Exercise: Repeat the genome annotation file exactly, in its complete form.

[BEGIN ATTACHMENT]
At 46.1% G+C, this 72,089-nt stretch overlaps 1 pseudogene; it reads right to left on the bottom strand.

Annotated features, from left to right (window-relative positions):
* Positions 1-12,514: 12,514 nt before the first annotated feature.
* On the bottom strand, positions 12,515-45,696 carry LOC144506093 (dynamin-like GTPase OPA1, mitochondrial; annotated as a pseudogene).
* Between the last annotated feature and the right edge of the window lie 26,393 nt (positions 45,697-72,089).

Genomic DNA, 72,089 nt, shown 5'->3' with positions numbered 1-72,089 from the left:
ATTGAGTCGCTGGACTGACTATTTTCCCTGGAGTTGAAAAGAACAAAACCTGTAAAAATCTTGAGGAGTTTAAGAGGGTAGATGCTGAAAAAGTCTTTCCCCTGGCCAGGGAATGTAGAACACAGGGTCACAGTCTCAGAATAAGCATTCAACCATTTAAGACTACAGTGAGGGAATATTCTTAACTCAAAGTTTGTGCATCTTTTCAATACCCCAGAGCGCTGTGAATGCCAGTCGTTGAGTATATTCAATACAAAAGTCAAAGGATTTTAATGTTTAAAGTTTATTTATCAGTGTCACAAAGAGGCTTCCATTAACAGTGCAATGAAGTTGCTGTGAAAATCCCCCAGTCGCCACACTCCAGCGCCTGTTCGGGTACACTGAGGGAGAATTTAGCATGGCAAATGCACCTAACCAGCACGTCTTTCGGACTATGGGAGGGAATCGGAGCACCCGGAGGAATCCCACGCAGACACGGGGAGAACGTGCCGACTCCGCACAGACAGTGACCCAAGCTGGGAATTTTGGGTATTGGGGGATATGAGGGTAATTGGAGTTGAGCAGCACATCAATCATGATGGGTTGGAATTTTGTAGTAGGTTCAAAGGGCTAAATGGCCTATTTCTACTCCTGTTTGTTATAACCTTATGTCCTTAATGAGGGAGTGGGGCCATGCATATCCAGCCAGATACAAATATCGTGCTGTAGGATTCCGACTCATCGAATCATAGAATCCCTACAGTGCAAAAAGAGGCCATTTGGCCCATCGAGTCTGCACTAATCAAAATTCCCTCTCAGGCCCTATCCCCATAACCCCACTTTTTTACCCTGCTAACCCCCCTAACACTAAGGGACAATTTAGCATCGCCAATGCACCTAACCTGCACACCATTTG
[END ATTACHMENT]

At 46.1% G+C, this 72,089-nt stretch overlaps 1 pseudogene; it reads right to left on the bottom strand.

Annotated features, from left to right (window-relative positions):
* Positions 1-12,514: 12,514 nt before the first annotated feature.
* On the bottom strand, positions 12,515-45,696 carry LOC144506093 (dynamin-like GTPase OPA1, mitochondrial; annotated as a pseudogene).
* Between the last annotated feature and the right edge of the window lie 26,393 nt (positions 45,697-72,089).

Genomic DNA, 72,089 nt, shown 5'->3' with positions numbered 1-72,089 from the left:
ATTGAGTCGCTGGACTGACTATTTTCCCTGGAGTTGAAAAGAACAAAACCTGTAAAAATCTTGAGGAGTTTAAGAGGGTAGATGCTGAAAAAGTCTTTCCCCTGGCCAGGGAATGTAGAACACAGGGTCACAGTCTCAGAATAAGCATTCAACCATTTAAGACTACAGTGAGGGAATATTCTTAACTCAAAGTTTGTGCATCTTTTCAATACCCCAGAGCGCTGTGAATGCCAGTCGTTGAGTATATTCAATACAAAAGTCAAAGGATTTTAATGTTTAAAGTTTATTTATCAGTGTCACAAAGAGGCTTCCATTAACAGTGCAATGAAGTTGCTGTGAAAATCCCCCAGTCGCCACACTCCAGCGCCTGTTCGGGTACACTGAGGGAGAATTTAGCATGGCAAATGCACCTAACCAGCACGTCTTTCGGACTATGGGAGGGAATCGGAGCACCCGGAGGAATCCCACGCAGACACGGGGAGAACGTGCCGACTCCGCACAGACAGTGACCCAAGCTGGGAATTTTGGGTATTGGGGGATATGAGGGTAATTGGAGTTGAGCAGCACATCAATCATGATGGGTTGGAATTTTGTAGTAGGTTCAAAGGGCTAAATGGCCTATTTCTACTCCTGTTTGTTATAACCTTATGTCCTTAATGAGGGAGTGGGGCCATGCATATCCAGCCAGATACAAATATCGTGCTGTAGGATTCCGACTCATCGAATCATAGAATCCCTACAGTGCAAAAAGAGGCCATTTGGCCCATCGAGTCTGCACTAATCAAAATTCCCTCTCAGGCCCTATCCCCATAACCCCACTTTTTTACCCTGCTAACCCCCCTAACACTAAGGGACAATTTAGCATCGCCAATGCACCTAACCTGCACACCATTTG